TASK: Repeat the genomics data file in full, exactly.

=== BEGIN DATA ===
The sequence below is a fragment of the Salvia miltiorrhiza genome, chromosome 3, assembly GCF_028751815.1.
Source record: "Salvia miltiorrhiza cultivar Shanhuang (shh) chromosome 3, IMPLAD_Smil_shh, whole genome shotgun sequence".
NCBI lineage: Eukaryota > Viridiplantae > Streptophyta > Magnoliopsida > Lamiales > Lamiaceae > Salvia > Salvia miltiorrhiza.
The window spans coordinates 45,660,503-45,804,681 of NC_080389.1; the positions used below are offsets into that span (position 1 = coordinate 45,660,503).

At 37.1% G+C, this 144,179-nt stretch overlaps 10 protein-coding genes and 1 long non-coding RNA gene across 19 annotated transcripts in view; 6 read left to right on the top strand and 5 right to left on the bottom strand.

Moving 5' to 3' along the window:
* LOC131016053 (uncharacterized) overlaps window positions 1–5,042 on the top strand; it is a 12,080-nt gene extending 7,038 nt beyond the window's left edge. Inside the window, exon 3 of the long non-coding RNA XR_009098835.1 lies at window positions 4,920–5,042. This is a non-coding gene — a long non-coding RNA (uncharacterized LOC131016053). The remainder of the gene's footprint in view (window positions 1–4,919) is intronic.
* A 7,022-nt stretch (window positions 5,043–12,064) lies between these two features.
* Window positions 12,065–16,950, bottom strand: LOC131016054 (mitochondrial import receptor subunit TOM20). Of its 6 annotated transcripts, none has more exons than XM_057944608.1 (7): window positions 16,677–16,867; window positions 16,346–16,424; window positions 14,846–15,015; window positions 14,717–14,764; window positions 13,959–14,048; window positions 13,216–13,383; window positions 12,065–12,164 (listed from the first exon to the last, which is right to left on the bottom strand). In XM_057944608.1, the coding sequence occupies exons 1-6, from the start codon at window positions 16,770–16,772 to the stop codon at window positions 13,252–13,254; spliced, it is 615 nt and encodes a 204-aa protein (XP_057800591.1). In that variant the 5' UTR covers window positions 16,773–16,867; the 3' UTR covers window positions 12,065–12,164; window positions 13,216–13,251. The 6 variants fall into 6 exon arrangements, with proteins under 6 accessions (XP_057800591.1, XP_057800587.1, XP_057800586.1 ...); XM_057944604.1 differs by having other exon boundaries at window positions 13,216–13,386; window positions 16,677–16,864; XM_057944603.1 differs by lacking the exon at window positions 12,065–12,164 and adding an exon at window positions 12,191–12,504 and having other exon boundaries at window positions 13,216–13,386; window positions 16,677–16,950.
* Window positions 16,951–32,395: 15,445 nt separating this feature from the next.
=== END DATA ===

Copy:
The sequence below is a fragment of the Salvia miltiorrhiza genome, chromosome 3, assembly GCF_028751815.1.
Source record: "Salvia miltiorrhiza cultivar Shanhuang (shh) chromosome 3, IMPLAD_Smil_shh, whole genome shotgun sequence".
NCBI lineage: Eukaryota > Viridiplantae > Streptophyta > Magnoliopsida > Lamiales > Lamiaceae > Salvia > Salvia miltiorrhiza.
The window spans coordinates 45,660,503-45,804,681 of NC_080389.1; the positions used below are offsets into that span (position 1 = coordinate 45,660,503).

At 37.1% G+C, this 144,179-nt stretch overlaps 10 protein-coding genes and 1 long non-coding RNA gene across 19 annotated transcripts in view; 6 read left to right on the top strand and 5 right to left on the bottom strand.

Moving 5' to 3' along the window:
* LOC131016053 (uncharacterized) overlaps window positions 1–5,042 on the top strand; it is a 12,080-nt gene extending 7,038 nt beyond the window's left edge. Inside the window, exon 3 of the long non-coding RNA XR_009098835.1 lies at window positions 4,920–5,042. This is a non-coding gene — a long non-coding RNA (uncharacterized LOC131016053). The remainder of the gene's footprint in view (window positions 1–4,919) is intronic.
* A 7,022-nt stretch (window positions 5,043–12,064) lies between these two features.
* Window positions 12,065–16,950, bottom strand: LOC131016054 (mitochondrial import receptor subunit TOM20). Of its 6 annotated transcripts, none has more exons than XM_057944608.1 (7): window positions 16,677–16,867; window positions 16,346–16,424; window positions 14,846–15,015; window positions 14,717–14,764; window positions 13,959–14,048; window positions 13,216–13,383; window positions 12,065–12,164 (listed from the first exon to the last, which is right to left on the bottom strand). In XM_057944608.1, the coding sequence occupies exons 1-6, from the start codon at window positions 16,770–16,772 to the stop codon at window positions 13,252–13,254; spliced, it is 615 nt and encodes a 204-aa protein (XP_057800591.1). In that variant the 5' UTR covers window positions 16,773–16,867; the 3' UTR covers window positions 12,065–12,164; window positions 13,216–13,251. The 6 variants fall into 6 exon arrangements, with proteins under 6 accessions (XP_057800591.1, XP_057800587.1, XP_057800586.1 ...); XM_057944604.1 differs by having other exon boundaries at window positions 13,216–13,386; window positions 16,677–16,864; XM_057944603.1 differs by lacking the exon at window positions 12,065–12,164 and adding an exon at window positions 12,191–12,504 and having other exon boundaries at window positions 13,216–13,386; window positions 16,677–16,950.
* Window positions 16,951–32,395: 15,445 nt separating this feature from the next.